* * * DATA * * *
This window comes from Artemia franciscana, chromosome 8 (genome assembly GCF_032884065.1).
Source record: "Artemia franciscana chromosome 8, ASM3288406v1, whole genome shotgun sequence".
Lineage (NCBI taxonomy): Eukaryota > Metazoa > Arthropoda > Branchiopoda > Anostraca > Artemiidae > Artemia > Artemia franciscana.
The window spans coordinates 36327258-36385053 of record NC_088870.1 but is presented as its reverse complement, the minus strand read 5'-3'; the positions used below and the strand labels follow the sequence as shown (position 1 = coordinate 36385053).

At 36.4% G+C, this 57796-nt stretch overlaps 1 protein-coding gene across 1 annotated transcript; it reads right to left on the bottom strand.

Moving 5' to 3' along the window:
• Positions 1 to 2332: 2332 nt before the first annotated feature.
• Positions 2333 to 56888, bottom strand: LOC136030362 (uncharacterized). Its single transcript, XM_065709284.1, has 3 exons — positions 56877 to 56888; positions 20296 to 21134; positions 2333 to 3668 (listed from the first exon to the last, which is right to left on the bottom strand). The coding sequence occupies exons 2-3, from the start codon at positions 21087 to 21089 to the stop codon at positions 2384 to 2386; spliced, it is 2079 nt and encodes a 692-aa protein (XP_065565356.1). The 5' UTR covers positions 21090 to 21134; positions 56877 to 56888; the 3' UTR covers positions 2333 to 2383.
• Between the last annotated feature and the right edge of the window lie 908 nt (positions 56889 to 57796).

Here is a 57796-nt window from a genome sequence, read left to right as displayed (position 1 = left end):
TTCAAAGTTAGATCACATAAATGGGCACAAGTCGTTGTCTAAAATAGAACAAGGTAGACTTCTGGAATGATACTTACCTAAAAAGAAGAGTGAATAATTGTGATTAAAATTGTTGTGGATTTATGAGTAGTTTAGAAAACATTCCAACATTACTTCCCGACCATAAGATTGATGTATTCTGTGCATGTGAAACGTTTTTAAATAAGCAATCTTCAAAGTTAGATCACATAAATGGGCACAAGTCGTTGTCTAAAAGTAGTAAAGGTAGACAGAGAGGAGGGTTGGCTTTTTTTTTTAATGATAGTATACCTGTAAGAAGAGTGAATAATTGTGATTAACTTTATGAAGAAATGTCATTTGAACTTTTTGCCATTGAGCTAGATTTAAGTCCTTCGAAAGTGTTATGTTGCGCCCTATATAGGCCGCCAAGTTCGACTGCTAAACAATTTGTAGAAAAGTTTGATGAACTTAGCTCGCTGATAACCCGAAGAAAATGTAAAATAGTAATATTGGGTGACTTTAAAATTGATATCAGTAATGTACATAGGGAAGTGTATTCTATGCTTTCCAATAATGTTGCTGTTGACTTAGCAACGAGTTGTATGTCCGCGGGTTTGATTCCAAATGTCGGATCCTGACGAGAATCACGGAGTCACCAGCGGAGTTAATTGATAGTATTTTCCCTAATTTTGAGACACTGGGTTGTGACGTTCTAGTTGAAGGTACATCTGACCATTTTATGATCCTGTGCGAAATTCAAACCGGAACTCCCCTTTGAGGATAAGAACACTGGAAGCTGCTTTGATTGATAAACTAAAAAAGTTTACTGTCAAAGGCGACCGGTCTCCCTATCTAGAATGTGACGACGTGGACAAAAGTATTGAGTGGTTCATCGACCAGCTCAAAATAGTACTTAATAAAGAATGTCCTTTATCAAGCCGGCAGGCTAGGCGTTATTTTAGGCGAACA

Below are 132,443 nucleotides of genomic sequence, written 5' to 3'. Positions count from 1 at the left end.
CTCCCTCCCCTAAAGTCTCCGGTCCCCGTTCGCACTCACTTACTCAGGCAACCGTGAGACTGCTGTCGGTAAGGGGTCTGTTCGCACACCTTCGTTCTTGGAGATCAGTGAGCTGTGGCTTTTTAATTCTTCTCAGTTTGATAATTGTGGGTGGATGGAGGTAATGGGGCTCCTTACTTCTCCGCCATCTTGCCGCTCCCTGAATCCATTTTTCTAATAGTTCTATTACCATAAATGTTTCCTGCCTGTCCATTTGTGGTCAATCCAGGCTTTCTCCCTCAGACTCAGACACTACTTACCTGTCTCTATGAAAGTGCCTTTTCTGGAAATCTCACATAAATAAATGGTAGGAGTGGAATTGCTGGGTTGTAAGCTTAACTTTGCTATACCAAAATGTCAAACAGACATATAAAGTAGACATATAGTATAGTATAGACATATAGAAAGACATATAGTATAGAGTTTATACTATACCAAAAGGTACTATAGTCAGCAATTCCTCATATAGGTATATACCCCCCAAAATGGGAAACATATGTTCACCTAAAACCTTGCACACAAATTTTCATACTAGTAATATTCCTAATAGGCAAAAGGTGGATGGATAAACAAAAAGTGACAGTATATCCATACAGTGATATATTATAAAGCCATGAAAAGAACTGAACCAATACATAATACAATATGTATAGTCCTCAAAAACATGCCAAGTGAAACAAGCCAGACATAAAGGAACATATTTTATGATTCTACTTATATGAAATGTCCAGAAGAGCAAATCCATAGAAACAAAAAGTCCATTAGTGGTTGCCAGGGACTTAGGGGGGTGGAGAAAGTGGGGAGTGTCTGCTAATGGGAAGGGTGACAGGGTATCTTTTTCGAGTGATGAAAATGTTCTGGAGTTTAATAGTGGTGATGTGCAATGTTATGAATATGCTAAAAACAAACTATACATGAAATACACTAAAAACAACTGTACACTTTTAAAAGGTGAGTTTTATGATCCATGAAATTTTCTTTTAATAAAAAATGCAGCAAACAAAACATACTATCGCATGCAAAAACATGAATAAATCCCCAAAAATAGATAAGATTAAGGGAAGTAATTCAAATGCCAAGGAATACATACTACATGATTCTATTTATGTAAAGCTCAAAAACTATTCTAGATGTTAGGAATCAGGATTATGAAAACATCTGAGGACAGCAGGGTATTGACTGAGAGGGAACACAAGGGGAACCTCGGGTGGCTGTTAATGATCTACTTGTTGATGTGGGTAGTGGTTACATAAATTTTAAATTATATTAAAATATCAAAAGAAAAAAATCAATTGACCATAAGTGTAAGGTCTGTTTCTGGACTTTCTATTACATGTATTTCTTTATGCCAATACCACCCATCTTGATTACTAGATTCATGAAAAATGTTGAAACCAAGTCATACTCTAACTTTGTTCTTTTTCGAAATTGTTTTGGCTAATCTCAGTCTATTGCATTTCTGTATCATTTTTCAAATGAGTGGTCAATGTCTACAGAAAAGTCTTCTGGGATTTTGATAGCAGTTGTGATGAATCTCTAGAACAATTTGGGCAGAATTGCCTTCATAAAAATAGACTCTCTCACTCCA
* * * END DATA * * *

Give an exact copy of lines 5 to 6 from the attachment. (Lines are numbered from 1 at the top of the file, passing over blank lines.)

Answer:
At 36.4% G+C, this 57796-nt stretch overlaps 1 protein-coding gene across 1 annotated transcript; it reads right to left on the bottom strand.

Moving 5' to 3' along the window: